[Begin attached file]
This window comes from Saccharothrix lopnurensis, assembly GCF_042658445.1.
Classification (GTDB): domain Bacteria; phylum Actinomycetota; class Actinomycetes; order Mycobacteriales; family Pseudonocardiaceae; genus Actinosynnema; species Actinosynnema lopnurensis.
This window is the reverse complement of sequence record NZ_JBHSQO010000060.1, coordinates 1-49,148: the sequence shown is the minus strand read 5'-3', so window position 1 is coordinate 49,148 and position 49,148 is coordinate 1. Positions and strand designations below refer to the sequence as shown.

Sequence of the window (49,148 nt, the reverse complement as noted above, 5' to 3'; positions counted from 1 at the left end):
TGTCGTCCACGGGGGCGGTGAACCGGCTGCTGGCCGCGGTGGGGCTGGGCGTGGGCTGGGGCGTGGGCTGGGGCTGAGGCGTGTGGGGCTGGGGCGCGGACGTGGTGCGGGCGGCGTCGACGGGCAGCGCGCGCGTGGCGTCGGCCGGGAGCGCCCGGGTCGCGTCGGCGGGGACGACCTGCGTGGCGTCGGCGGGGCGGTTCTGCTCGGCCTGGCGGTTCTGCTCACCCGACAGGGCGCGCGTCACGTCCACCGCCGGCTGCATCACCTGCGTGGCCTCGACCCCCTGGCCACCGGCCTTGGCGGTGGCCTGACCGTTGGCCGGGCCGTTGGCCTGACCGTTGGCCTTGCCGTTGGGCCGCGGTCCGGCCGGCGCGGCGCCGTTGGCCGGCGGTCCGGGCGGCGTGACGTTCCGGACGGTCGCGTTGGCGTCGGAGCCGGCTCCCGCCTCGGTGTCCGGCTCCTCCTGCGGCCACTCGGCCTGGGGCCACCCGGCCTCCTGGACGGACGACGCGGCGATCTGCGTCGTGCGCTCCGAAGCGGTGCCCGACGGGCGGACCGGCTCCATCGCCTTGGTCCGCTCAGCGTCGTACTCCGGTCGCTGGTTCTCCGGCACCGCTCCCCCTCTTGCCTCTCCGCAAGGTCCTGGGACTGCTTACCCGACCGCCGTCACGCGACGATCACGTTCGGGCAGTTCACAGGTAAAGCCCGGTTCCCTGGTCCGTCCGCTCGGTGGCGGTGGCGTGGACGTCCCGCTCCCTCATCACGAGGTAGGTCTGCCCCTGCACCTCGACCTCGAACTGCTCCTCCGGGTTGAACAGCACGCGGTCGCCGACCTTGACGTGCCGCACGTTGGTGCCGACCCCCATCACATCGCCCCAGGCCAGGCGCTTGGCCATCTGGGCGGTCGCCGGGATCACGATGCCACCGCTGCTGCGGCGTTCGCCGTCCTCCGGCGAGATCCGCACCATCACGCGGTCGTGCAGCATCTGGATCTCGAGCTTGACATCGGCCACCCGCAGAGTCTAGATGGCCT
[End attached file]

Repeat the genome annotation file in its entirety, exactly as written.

This window comes from Saccharothrix lopnurensis, assembly GCF_042658445.1.
Classification (GTDB): domain Bacteria; phylum Actinomycetota; class Actinomycetes; order Mycobacteriales; family Pseudonocardiaceae; genus Actinosynnema; species Actinosynnema lopnurensis.
This window is the reverse complement of sequence record NZ_JBHSQO010000060.1, coordinates 1-49,148: the sequence shown is the minus strand read 5'-3', so window position 1 is coordinate 49,148 and position 49,148 is coordinate 1. Positions and strand designations below refer to the sequence as shown.

Sequence of the window (49,148 nt, the reverse complement as noted above, 5' to 3'; positions counted from 1 at the left end):
TGTCGTCCACGGGGGCGGTGAACCGGCTGCTGGCCGCGGTGGGGCTGGGCGTGGGCTGGGGCGTGGGCTGGGGCTGAGGCGTGTGGGGCTGGGGCGCGGACGTGGTGCGGGCGGCGTCGACGGGCAGCGCGCGCGTGGCGTCGGCCGGGAGCGCCCGGGTCGCGTCGGCGGGGACGACCTGCGTGGCGTCGGCGGGGCGGTTCTGCTCGGCCTGGCGGTTCTGCTCACCCGACAGGGCGCGCGTCACGTCCACCGCCGGCTGCATCACCTGCGTGGCCTCGACCCCCTGGCCACCGGCCTTGGCGGTGGCCTGACCGTTGGCCGGGCCGTTGGCCTGACCGTTGGCCTTGCCGTTGGGCCGCGGTCCGGCCGGCGCGGCGCCGTTGGCCGGCGGTCCGGGCGGCGTGACGTTCCGGACGGTCGCGTTGGCGTCGGAGCCGGCTCCCGCCTCGGTGTCCGGCTCCTCCTGCGGCCACTCGGCCTGGGGCCACCCGGCCTCCTGGACGGACGACGCGGCGATCTGCGTCGTGCGCTCCGAAGCGGTGCCCGACGGGCGGACCGGCTCCATCGCCTTGGTCCGCTCAGCGTCGTACTCCGGTCGCTGGTTCTCCGGCACCGCTCCCCCTCTTGCCTCTCCGCAAGGTCCTGGGACTGCTTACCCGACCGCCGTCACGCGACGATCACGTTCGGGCAGTTCACAGGTAAAGCCCGGTTCCCTGGTCCGTCCGCTCGGTGGCGGTGGCGTGGACGTCCCGCTCCCTCATCACGAGGTAGGTCTGCCCCTGCACCTCGACCTCGAACTGCTCCTCCGGGTTGAACAGCACGCGGTCGCCGACCTTGACGTGCCGCACGTTGGTGCCGACCCCCATCACATCGCCCCAGGCCAGGCGCTTGGCCATCTGGGCGGTCGCCGGGATCACGATGCCACCGCTGCTGCGGCGTTCGCCGTCCTCCGGCGAGATCCGCACCATCACGCGGTCGTGCAGCATCTGGATCTCGAGCTTGACATCGGCCACCCGCAGAGTCTAGATGGCCT